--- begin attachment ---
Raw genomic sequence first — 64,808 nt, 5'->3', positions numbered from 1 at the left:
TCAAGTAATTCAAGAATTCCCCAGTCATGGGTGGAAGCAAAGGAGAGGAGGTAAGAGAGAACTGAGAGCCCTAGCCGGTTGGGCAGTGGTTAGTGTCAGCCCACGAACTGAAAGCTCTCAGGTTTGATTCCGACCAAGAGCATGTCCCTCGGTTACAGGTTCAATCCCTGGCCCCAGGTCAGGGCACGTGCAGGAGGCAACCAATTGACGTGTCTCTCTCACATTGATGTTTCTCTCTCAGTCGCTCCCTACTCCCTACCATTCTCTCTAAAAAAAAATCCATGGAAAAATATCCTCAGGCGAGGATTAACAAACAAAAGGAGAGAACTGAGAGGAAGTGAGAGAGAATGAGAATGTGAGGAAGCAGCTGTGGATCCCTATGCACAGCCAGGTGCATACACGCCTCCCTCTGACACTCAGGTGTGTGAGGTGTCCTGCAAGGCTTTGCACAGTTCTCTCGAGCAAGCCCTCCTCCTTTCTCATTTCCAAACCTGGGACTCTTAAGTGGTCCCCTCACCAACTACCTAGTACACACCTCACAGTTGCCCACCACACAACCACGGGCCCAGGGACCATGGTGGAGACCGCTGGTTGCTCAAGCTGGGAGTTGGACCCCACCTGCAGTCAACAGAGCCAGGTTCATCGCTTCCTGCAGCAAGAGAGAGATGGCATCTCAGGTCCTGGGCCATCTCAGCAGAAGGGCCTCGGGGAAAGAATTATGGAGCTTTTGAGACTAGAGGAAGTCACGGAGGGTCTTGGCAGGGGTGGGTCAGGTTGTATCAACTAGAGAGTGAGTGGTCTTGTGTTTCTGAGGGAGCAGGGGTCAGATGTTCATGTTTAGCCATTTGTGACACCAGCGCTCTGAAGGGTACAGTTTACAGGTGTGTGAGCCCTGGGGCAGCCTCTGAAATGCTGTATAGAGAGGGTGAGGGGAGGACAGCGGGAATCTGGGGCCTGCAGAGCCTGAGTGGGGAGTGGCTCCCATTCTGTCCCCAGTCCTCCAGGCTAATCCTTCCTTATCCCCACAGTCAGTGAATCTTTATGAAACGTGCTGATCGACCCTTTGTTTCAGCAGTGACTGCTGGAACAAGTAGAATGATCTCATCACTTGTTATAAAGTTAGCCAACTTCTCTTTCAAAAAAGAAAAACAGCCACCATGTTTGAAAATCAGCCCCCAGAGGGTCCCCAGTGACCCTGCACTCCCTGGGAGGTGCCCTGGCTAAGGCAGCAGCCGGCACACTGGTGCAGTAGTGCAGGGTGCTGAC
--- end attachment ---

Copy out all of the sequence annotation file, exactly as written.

Raw genomic sequence first — 64,808 nt, 5'->3', positions numbered from 1 at the left:
TCAAGTAATTCAAGAATTCCCCAGTCATGGGTGGAAGCAAAGGAGAGGAGGTAAGAGAGAACTGAGAGCCCTAGCCGGTTGGGCAGTGGTTAGTGTCAGCCCACGAACTGAAAGCTCTCAGGTTTGATTCCGACCAAGAGCATGTCCCTCGGTTACAGGTTCAATCCCTGGCCCCAGGTCAGGGCACGTGCAGGAGGCAACCAATTGACGTGTCTCTCTCACATTGATGTTTCTCTCTCAGTCGCTCCCTACTCCCTACCATTCTCTCTAAAAAAAAATCCATGGAAAAATATCCTCAGGCGAGGATTAACAAACAAAAGGAGAGAACTGAGAGGAAGTGAGAGAGAATGAGAATGTGAGGAAGCAGCTGTGGATCCCTATGCACAGCCAGGTGCATACACGCCTCCCTCTGACACTCAGGTGTGTGAGGTGTCCTGCAAGGCTTTGCACAGTTCTCTCGAGCAAGCCCTCCTCCTTTCTCATTTCCAAACCTGGGACTCTTAAGTGGTCCCCTCACCAACTACCTAGTACACACCTCACAGTTGCCCACCACACAACCACGGGCCCAGGGACCATGGTGGAGACCGCTGGTTGCTCAAGCTGGGAGTTGGACCCCACCTGCAGTCAACAGAGCCAGGTTCATCGCTTCCTGCAGCAAGAGAGAGATGGCATCTCAGGTCCTGGGCCATCTCAGCAGAAGGGCCTCGGGGAAAGAATTATGGAGCTTTTGAGACTAGAGGAAGTCACGGAGGGTCTTGGCAGGGGTGGGTCAGGTTGTATCAACTAGAGAGTGAGTGGTCTTGTGTTTCTGAGGGAGCAGGGGTCAGATGTTCATGTTTAGCCATTTGTGACACCAGCGCTCTGAAGGGTACAGTTTACAGGTGTGTGAGCCCTGGGGCAGCCTCTGAAATGCTGTATAGAGAGGGTGAGGGGAGGACAGCGGGAATCTGGGGCCTGCAGAGCCTGAGTGGGGAGTGGCTCCCATTCTGTCCCCAGTCCTCCAGGCTAATCCTTCCTTATCCCCACAGTCAGTGAATCTTTATGAAACGTGCTGATCGACCCTTTGTTTCAGCAGTGACTGCTGGAACAAGTAGAATGATCTCATCACTTGTTATAAAGTTAGCCAACTTCTCTTTCAAAAAAGAAAAACAGCCACCATGTTTGAAAATCAGCCCCCAGAGGGTCCCCAGTGACCCTGCACTCCCTGGGAGGTGCCCTGGCTAAGGCAGCAGCCGGCACACTGGTGCAGTAGTGCAGGGTGCTGAC